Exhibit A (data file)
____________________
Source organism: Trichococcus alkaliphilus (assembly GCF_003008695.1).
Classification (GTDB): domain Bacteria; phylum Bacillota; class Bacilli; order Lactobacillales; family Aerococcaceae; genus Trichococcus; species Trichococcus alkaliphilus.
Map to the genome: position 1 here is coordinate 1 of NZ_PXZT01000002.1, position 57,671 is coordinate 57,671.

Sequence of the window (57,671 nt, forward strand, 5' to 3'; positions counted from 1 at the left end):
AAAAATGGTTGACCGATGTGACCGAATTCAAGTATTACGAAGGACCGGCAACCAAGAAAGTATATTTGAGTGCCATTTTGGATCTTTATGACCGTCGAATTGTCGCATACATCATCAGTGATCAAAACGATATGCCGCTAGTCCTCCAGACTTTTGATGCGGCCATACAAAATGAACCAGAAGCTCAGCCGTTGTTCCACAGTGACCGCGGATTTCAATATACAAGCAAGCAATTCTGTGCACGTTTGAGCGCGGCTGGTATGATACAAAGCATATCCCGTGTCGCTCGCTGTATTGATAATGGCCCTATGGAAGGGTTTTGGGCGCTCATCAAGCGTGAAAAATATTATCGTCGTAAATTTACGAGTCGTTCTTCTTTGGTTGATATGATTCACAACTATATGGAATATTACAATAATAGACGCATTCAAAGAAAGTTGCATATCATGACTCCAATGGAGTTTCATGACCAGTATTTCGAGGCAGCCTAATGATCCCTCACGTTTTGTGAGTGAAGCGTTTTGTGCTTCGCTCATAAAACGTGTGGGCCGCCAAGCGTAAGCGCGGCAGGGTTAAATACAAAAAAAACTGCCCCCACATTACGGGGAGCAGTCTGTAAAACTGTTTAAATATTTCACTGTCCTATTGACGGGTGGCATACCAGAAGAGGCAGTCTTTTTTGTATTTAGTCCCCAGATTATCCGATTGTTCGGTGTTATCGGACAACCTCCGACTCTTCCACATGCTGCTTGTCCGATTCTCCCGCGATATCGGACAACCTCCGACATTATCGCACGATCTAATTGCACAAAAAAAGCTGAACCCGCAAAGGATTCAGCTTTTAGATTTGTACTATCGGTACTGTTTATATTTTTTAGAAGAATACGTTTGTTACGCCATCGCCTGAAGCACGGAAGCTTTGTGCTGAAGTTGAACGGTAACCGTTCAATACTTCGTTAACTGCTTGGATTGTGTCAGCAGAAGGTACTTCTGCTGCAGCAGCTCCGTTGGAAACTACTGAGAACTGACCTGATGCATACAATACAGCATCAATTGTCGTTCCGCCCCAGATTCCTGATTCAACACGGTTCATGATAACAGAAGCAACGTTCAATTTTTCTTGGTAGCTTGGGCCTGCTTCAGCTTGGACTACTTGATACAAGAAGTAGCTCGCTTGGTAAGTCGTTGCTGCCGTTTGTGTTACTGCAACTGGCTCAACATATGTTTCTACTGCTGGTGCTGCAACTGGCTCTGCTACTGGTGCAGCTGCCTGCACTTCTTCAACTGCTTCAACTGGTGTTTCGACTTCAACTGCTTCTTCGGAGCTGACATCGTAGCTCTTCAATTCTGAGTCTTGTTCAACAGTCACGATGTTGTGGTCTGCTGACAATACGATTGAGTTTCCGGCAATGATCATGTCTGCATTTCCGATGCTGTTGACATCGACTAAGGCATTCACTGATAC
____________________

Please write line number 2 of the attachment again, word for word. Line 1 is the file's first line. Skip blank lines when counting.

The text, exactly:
Classification (GTDB): domain Bacteria; phylum Bacillota; class Bacilli; order Lactobacillales; family Aerococcaceae; genus Trichococcus; species Trichococcus alkaliphilus.